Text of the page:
Wisconsin Assembly Republicans Roll Out Nearly $3 Billion Tax Cut Plan

In the wake of Governor Tony Evers’ gutting of a historic tax cut proposal earlier this summer, Republicans are pushing another plan they said would deliver nearly $3 billion in tax relief for retirees and the middle class.

Conservative lawmakers said the plan to tap into the state’s projected $4 billion budget surplus is a “second chance” for the liberal governor to “do the right thing” and return overpaid tax dollars back to Wisconsin’s taxpayers.

Assembly Bill 386 — known as the “Returning Your Surplus” bill — would lower the individual income tax rates in the Badger State’s third tax bracket, according to the measure.

About $1 billion in relief would go to Wisconsin’s wide-ranging third-highest tax bracket, which would be trimmed from 5.3 percent to 4.4 percent. That bracket includes taxable income from $27,630 to $304,170 for individual filers and $36,840 to $405,550 for married couples filing jointly — the brunt of the state’s middle-income earners.

The legislation also would expand the retirement income subtraction amount up to $100,000 from taxable income for individuals 67 and older. The maximum per couple would be $150,000.

Currently, individuals 65 and older who receive income from a qualified retirement plan or an individual retirement account (IRA) may subtract up to $5,000 of such retirement benefits when computing their Wisconsin income tax.

Republican lawmakers said the initiative is expected to alleviate the state’s tax burden by more than $2.9 billion, with the average taxpayer saving $772 per year.

Evers vetoed a similar tax cut in the new state biennial budget signed in July. He whittled down that $3.5 million relief package to $175 million, providing the average taxpayer with a scant $36 in tax breaks per year. The Democrats had other government programs in mind for the money.

“In the wake of Governor Evers’ disappointing veto of the middle-class tax cut we included in the state budget, we are introducing our new plan to return the surplus to the taxpayers of Wisconsin,” said state Representative Jessie Rodriguez (R-Oak Creek) (pictured above, right).

Evers has not said what he’ll do with the latest Assembly proposal, but earlier this week, he said he would give Republicans “a second chance to put working families first” in passing expensive “affordable child care and paid family leave, investing in higher education, and addressing our chronic workforce challenges.”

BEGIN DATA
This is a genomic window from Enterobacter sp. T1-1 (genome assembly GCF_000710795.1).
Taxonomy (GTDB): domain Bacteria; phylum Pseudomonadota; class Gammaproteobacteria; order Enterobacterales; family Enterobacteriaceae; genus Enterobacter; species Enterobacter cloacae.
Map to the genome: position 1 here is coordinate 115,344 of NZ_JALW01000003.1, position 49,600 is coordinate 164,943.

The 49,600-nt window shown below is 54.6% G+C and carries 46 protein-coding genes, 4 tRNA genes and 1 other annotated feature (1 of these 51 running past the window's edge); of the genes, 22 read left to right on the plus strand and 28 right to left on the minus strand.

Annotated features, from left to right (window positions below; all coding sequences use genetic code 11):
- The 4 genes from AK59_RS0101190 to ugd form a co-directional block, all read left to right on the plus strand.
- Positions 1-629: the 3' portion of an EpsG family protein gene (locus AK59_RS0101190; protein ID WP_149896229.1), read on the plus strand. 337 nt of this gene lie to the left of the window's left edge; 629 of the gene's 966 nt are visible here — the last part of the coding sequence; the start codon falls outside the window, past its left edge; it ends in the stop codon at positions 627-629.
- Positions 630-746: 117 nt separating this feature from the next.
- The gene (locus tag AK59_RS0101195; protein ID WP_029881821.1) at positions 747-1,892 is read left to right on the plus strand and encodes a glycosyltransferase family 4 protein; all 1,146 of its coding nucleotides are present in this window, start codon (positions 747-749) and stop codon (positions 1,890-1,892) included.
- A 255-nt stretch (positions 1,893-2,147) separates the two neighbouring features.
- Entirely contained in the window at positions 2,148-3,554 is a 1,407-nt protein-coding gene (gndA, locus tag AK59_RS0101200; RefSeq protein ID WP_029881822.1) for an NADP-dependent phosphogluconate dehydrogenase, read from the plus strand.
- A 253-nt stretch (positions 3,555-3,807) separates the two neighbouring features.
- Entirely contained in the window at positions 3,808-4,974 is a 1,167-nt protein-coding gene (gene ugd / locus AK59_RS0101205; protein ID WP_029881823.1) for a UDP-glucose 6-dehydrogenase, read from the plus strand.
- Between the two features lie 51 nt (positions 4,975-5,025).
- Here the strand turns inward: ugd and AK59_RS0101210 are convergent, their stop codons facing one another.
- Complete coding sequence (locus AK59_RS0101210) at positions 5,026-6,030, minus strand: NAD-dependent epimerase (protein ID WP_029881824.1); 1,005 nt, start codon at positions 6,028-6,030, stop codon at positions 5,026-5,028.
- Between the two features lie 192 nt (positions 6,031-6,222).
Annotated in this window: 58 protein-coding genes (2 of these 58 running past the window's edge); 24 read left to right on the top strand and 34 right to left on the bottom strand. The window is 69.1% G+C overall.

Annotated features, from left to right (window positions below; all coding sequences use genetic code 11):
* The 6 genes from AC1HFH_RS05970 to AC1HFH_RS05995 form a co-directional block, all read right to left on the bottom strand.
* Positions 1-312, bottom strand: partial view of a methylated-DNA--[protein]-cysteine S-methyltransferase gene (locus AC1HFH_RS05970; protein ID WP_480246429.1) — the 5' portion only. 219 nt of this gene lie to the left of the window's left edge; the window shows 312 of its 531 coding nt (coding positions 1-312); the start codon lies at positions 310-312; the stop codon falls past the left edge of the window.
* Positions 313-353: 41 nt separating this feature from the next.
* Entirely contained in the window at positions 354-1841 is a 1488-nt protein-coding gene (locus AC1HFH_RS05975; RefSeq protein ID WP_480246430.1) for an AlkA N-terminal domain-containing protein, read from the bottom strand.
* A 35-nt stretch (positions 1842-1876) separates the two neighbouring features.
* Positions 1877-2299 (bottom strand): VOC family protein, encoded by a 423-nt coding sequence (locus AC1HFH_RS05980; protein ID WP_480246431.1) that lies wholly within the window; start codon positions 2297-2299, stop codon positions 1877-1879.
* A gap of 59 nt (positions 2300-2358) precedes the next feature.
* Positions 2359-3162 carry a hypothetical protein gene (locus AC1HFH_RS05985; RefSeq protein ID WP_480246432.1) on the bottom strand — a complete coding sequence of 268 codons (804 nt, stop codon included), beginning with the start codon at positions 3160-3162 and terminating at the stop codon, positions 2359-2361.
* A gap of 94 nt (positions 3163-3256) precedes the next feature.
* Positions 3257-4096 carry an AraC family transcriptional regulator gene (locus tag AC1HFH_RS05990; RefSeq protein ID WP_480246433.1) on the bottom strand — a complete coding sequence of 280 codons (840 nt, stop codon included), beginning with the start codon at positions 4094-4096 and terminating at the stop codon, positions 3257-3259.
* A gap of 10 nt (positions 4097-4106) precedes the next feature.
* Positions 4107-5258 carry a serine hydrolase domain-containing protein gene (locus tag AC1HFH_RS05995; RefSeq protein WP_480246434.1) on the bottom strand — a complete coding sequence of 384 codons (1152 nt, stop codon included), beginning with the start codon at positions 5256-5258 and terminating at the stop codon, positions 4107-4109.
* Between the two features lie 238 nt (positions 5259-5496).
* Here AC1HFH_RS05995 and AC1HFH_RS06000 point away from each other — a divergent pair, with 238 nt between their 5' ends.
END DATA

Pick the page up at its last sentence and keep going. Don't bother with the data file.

In short, he wants to use the surplus to fund expanded government programs. Evers wants to spend $1 billion of the surplus on the four initiatives. The same governor who used his powerful partial veto pen to guarantee record public education spending increases for the next 400 years has said he’d consider a tax cut — if Republicans give him the government initiatives he demands.

Republican lawmakers said they want to remind Evers that Wisconsin’s record surplus doesn’t belong to him or the Legislature; it belongs to the taxpayers.

“The proposal introduced today will channel the state’s surplus into a permanent reduction to Wisconsin’s middle class tax bracket. This is your money that the government took too much of, and it’s only fair that it is given back to you,” said State Representative John Macco (R-Ledgeview), chairman of the Assembly’s Ways and Means Committee, which held a hearing on the bill on Wednesday. “We are also expanding income tax relief to Wisconsin retirees. No one who has worked their entire life in Wisconsin should be forced to move to another state because of our tax code.”

The bill could come up for a full Assembly vote in the next couple of weeks, lawmakers said.

“With today’s crippling inflationary pressures, people have to dig deeper into their pockets. Legislative Republicans are making good on our promise to return those dollars back to the hardworking people of Wisconsin,” Assembly Speaker Robin Vos (R-Rochester). “It’s time for Governor Evers to fix his veto mistake and sign this middle-class tax cut.”

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M.D. Kittle is the National Political Editor for The Star News Network.
Photo “Tony Evers” by Tony Evers. 



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